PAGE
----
And we think that the legislative history, as Judge Friendly analyzed it, shows that Congress did not intend to overrule Keogh, but rather to augment it, but the problem is government prosecution and the lack of agency authority to regulate rate bureaus, and it was not Keogh, because Keogh after all was intended to protect the rate authority of the Commission and those special powers as the process by which rates got set, and there was no reason therefore for Congress to want to overrule a statutory interpretation that only served to carry out its intent, and there is a remarkably clear statement in the legislative history, I think, which underscores that point.

The Congress says, look, we understand that the antitrust laws are not necessary to regulate rates, and the reason they are not necessary to regulate rates is that we have cloaked a government authority, with the power to decide that question.

Donald L. Flexner:

And so the antitrust laws don’t apply in that area, and we think that is a particularly powerful statement in light of the history that… the history that Judge Friendly reviewed.

Now, they don’t make the petitioners any more of the Motor Carrier Act of 1980, and the reason they don’t make anything of that Act is that that Act is forward looking, and their case seeks to reach back over a 16-year period and apply treble damages and attorneys’ fees with respect to rates that are ancient history, that were made and carried out under the old rule that I should say were always subject to and contained in filed tariffs that were required to be paid and were the exclusive means by which carrier and shipper relationships were carried out in the market.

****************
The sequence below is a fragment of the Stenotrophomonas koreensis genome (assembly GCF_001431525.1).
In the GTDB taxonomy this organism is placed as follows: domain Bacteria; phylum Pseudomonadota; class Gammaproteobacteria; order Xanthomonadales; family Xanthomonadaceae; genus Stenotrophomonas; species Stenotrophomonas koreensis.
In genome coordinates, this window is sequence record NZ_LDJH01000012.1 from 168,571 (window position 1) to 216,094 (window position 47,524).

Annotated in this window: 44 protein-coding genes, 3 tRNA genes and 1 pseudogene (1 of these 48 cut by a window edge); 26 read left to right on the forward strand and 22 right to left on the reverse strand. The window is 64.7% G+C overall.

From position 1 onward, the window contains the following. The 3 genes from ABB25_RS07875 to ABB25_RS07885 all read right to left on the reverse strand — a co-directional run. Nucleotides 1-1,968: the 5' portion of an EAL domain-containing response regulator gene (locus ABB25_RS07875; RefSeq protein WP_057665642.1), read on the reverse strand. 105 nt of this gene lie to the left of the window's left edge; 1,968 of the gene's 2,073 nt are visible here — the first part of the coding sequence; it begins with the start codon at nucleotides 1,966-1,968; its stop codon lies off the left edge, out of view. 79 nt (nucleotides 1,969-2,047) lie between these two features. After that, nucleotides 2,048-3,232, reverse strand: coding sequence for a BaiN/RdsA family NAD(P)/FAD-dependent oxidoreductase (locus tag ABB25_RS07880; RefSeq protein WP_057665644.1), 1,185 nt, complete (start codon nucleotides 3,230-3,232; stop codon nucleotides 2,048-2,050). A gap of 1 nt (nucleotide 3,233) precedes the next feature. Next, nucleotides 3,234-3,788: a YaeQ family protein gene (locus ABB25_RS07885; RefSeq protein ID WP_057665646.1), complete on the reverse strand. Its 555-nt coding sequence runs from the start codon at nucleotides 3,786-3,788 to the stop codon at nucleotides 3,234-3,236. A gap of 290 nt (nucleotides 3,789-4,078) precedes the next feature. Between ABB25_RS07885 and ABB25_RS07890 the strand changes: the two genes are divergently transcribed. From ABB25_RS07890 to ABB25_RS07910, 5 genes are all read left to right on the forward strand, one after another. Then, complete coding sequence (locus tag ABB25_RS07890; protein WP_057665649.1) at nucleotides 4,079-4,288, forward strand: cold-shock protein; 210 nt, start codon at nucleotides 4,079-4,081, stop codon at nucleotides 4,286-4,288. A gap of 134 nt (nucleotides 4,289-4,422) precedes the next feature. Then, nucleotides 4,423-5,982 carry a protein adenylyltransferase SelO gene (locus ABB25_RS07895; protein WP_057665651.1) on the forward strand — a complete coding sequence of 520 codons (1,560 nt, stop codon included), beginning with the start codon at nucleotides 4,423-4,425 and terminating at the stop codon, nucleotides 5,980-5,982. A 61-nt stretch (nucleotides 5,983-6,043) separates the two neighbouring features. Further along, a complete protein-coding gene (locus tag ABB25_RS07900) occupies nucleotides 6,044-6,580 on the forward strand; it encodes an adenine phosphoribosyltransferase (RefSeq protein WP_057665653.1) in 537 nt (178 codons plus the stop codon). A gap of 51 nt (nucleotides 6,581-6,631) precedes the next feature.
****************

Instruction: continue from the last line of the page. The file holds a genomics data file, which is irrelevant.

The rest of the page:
And they don’t rely on the Motor Carrier Act for a second reason, and that is that Congress made a deliberate decision in that Act to retain the full ratemaking powers of the Commission which this Court interpreted in Keogh and Georgia as requiring shippers to use those powers and not the antitrust laws to resolve disputes over rates.

Byron R. White:

I take it if the Commission as far as money is concerned could only give reparations.

Donald L. Flexner:

Reparations, Your Honor, and after the 1980 Act they can… and this Court’s decision in ATA, there is now an additional remedy for shippers, which is the remedy to nullify the existing tariff–

Byron R. White:

That may be so, but as far as money is concerned, there would be reparations then, but reparations would only be given if the rate was unreasonable.

Donald L. Flexner:

–That is exactly right, because–

Byron R. White:

So you would say that if these conspiratorial… if these rates which were set by a conspiracy turned out to be reasonable, there wouldn’t be any relief before the Commission.

Donald L. Flexner:

–Well, I would say that would be for the Commission to decide.

Byron R. White:

I know, but they would decide… they would say, well, certainly these carriers didn’t abide by the right procedures to sake joint rates, but nevertheless the rates they came up with were within the zone of reasonableness.

No reparations.

Isn’t that right?

Donald L. Flexner:

If the Commission made that decision, Your Honor–

Byron R. White: